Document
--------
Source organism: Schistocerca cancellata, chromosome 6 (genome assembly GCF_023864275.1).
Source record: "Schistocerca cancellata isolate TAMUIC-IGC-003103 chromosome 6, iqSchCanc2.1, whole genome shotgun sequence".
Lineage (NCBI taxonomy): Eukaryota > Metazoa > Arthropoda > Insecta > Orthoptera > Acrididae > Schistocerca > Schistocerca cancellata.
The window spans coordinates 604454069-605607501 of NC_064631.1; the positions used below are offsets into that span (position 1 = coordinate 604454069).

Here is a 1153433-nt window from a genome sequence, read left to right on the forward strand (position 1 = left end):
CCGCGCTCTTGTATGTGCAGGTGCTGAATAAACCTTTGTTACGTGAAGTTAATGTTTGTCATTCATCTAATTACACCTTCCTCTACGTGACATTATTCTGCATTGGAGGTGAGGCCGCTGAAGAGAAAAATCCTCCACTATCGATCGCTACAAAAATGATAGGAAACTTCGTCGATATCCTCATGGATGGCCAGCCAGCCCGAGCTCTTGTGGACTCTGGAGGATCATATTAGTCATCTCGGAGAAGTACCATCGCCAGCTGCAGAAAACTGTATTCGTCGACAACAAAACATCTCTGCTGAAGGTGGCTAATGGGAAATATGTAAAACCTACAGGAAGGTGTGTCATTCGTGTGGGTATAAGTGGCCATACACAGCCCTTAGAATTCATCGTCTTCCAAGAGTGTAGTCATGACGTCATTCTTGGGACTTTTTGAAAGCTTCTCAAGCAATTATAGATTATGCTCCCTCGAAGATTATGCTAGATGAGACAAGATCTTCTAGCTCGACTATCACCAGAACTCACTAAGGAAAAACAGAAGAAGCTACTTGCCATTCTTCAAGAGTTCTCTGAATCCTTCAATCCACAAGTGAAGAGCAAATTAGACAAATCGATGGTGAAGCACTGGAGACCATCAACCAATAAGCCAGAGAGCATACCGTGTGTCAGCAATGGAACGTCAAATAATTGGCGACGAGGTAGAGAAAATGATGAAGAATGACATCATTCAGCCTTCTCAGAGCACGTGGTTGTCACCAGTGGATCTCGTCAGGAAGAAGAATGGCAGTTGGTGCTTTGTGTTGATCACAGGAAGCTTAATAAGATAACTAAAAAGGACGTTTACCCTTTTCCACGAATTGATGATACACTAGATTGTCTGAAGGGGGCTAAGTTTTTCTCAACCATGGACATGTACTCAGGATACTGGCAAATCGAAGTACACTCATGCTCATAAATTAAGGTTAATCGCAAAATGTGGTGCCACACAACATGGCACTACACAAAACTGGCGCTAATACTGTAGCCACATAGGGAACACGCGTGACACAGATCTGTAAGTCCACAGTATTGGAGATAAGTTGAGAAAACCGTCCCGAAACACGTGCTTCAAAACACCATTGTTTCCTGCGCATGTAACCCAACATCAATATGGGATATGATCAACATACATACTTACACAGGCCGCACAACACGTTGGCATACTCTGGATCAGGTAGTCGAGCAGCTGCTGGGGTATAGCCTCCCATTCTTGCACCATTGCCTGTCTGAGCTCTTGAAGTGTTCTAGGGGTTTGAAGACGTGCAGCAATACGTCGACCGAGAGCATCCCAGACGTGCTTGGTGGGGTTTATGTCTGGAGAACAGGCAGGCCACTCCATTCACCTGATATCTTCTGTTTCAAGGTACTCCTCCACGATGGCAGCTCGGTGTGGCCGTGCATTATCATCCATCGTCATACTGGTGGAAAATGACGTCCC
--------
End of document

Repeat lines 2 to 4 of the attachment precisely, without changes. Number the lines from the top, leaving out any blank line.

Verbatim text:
Source record: "Schistocerca cancellata isolate TAMUIC-IGC-003103 chromosome 6, iqSchCanc2.1, whole genome shotgun sequence".
Lineage (NCBI taxonomy): Eukaryota > Metazoa > Arthropoda > Insecta > Orthoptera > Acrididae > Schistocerca > Schistocerca cancellata.
The window spans coordinates 604454069-605607501 of NC_064631.1; the positions used below are offsets into that span (position 1 = coordinate 604454069).